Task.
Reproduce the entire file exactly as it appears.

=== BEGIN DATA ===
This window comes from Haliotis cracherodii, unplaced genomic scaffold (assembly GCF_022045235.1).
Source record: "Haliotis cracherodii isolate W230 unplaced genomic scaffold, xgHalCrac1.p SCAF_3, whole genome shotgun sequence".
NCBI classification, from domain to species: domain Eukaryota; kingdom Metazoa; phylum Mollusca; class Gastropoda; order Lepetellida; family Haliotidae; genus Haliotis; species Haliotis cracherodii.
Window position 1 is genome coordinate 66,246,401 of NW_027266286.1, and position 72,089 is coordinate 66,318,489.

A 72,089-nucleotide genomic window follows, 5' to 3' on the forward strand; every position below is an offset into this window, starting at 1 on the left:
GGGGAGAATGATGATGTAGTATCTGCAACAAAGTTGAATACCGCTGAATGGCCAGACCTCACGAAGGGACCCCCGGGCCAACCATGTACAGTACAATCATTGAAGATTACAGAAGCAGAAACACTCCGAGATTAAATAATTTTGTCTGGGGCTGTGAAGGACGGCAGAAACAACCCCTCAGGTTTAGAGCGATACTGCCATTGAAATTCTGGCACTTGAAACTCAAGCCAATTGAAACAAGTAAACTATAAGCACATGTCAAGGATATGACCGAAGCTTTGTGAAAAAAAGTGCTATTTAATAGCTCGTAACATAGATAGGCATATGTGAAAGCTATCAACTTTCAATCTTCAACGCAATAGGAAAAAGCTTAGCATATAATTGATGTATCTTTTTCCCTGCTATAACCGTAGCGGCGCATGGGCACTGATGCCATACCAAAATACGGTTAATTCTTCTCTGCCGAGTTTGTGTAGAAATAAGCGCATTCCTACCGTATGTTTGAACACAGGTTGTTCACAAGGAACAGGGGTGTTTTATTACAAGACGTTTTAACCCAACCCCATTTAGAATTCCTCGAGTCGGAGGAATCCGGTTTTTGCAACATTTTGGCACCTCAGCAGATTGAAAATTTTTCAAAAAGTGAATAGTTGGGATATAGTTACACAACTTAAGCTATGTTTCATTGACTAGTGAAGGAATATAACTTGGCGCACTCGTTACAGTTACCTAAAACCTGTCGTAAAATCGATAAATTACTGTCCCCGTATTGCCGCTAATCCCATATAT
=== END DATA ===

This window comes from Haliotis cracherodii, unplaced genomic scaffold (assembly GCF_022045235.1).
Source record: "Haliotis cracherodii isolate W230 unplaced genomic scaffold, xgHalCrac1.p SCAF_3, whole genome shotgun sequence".
NCBI classification, from domain to species: domain Eukaryota; kingdom Metazoa; phylum Mollusca; class Gastropoda; order Lepetellida; family Haliotidae; genus Haliotis; species Haliotis cracherodii.
Window position 1 is genome coordinate 66,246,401 of NW_027266286.1, and position 72,089 is coordinate 66,318,489.

A 72,089-nucleotide genomic window follows, 5' to 3' on the forward strand; every position below is an offset into this window, starting at 1 on the left:
GGGGAGAATGATGATGTAGTATCTGCAACAAAGTTGAATACCGCTGAATGGCCAGACCTCACGAAGGGACCCCCGGGCCAACCATGTACAGTACAATCATTGAAGATTACAGAAGCAGAAACACTCCGAGATTAAATAATTTTGTCTGGGGCTGTGAAGGACGGCAGAAACAACCCCTCAGGTTTAGAGCGATACTGCCATTGAAATTCTGGCACTTGAAACTCAAGCCAATTGAAACAAGTAAACTATAAGCACATGTCAAGGATATGACCGAAGCTTTGTGAAAAAAAGTGCTATTTAATAGCTCGTAACATAGATAGGCATATGTGAAAGCTATCAACTTTCAATCTTCAACGCAATAGGAAAAAGCTTAGCATATAATTGATGTATCTTTTTCCCTGCTATAACCGTAGCGGCGCATGGGCACTGATGCCATACCAAAATACGGTTAATTCTTCTCTGCCGAGTTTGTGTAGAAATAAGCGCATTCCTACCGTATGTTTGAACACAGGTTGTTCACAAGGAACAGGGGTGTTTTATTACAAGACGTTTTAACCCAACCCCATTTAGAATTCCTCGAGTCGGAGGAATCCGGTTTTTGCAACATTTTGGCACCTCAGCAGATTGAAAATTTTTCAAAAAGTGAATAGTTGGGATATAGTTACACAACTTAAGCTATGTTTCATTGACTAGTGAAGGAATATAACTTGGCGCACTCGTTACAGTTACCTAAAACCTGTCGTAAAATCGATAAATTACTGTCCCCGTATTGCCGCTAATCCCATATAT